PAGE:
In the second ruling, the Fedotova v. Russia, the Court ruled that Russia’s failure to provide same-sex couples with the opportunity to have their relationships formally acknowledged in form of a marriage, or in any other form is in violation of Article 8 & 10 [see here and here].

Nevertheless, the application was brought for recognition of same-sex marriage, the Court doesn’t feel adequate to discuss Article 12 [‘right to marry’] anywhere in the ruling. The Court concluded that the moral views of the majority cannot be used to deny sexual minorities access to forms of legal recognition. Taking reference from queer interpretations of the ECHR (here and here), which consider the inherent heteronormative (i.e. bi-genderism) notion of most of the Convention’s rights and how to transgress this dialectic. Regardless of the fact (which is still unclear), whether the applicant didn’t include Article 12 or not, the Court itself could have incorporated Article 12 of its own volition.

Not only Supreme Courts of other jurisdictions [the US and South Africa] but also the international institutions like Inter American Court of Human Rights [‘IACtHR’] have rejected the anti-majoritarian notion. It can be argued, that the Court’s rationale of Schalk and Kopf v. Austria, i.e. the appreciation of the majority opinion, remains viable. Furthermore, it can be argued that the ECtHR entirely embraces Article 12’s “heterosexual structure,” principally rendering the article inapplicable to same-sex relationships.

The second issue is the necessity of the non-discrimination principle under Article 14. The applicants did claim on Article 14, however, the Court concluded that it was not relevant because it heretofore ruled the violation of Article 8. Since Dudgeon v. UK, it has been a well-established tenet of the ECtHR that rules that discrimination does not need to be investigated if it is not “a crucial element of the case“. It is unrealistic to contend that the lack of legal recognition does not have a severe discriminatory intent in a nation where same-sex individuals are continuously stigmatised and marginalised, where even the Constitutional Court supported the law on prohibition on “homosexuality propaganda.”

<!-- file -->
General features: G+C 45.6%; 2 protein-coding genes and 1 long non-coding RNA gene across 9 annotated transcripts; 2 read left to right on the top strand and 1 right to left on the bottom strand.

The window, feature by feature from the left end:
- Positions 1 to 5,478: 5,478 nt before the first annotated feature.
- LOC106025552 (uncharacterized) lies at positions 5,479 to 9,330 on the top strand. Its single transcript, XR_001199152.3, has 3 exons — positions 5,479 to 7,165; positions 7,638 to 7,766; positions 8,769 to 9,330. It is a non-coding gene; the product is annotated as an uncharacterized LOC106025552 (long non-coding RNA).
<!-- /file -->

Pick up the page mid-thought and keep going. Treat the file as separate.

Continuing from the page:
Lastly, in the  X v. Poland case, the Court ruled that there had been a violation of Articles 8 and 14 of the Convention after the domestic courts had refused to grant custody of the child on the grounds of the mother’s sexual orientation [on mother’s relationship with another woman].

Nevertheless, the observations that the Court concluded in its rationale, which was first observed in the Hoffmann v. Austria and have been repetitively reaffirmed in many of its rulings about allegations of discriminatory treatment against divorced parents, the Court overlooked an outstanding opportunity to state unequivocally that a parent’s sexual orientation does not influence their parental capabilities. The Court could have gone a step forward like it did in Vojnity v. Hungary, where the Court made clear that parents’ religious beliefs per se cannot influence their capacity to raise their children.

In Atala Riffo v. Chile, the IACtHR concluded that the Chilean Courts’ judgement to take children from their homosexual mother’s custody based on her sexual orientation was discriminatory, emphasising that ‘an abstract reference to the child’s best interest… without specific proof of the risks or damage to children that could result from the mother’s sexual orientation’ is not acceptable’

What is more disappointing is that the third-party intervention also highlighted Poland inequalities and prejudices in legal and practical matters concerning rainbow families and the attitude towards the Queer community being negative and Queerphobic. Later, the same was also emphasized by Judge Wojtyczek in his dissenting opinion. However, the Court still neglected to address this concern.

Conclusion: The Test Continues

These judgements are undoubtedly significant and are progressive in protecting trans parents’ rights, same-sex marriage recognition and discrimination on gender identity & sexual orientation. The author doesn’t question their contribution, however, the abovementioned arguments do signify the ECtHR’s inherent narrow approach in Queer Interpretation of Article 8 and 14. The ECtHR’s upcoming opportunities here, here and here, will further demonstrate the extent to which the Court is inclined to tread unprecedented ground in terms of acknowledging rainbow family relationships.

Go On! International Law Webinar

Transnational Justice Project

Go On! makes note of interesting conferences, lectures, and similar events.

►  The Transnational Justice Project announced open registration for the third (of four) Critical International Law Salon Series, which will be held on online February 4, 2022, from 12:00–14:00 ET. The theme of this webinar is Engaging International Human Rights in the Aftermath of a Global Crisis and it will involve discussion from the following panelists:

Lionel Zevounou, Université Paris Nanterre, France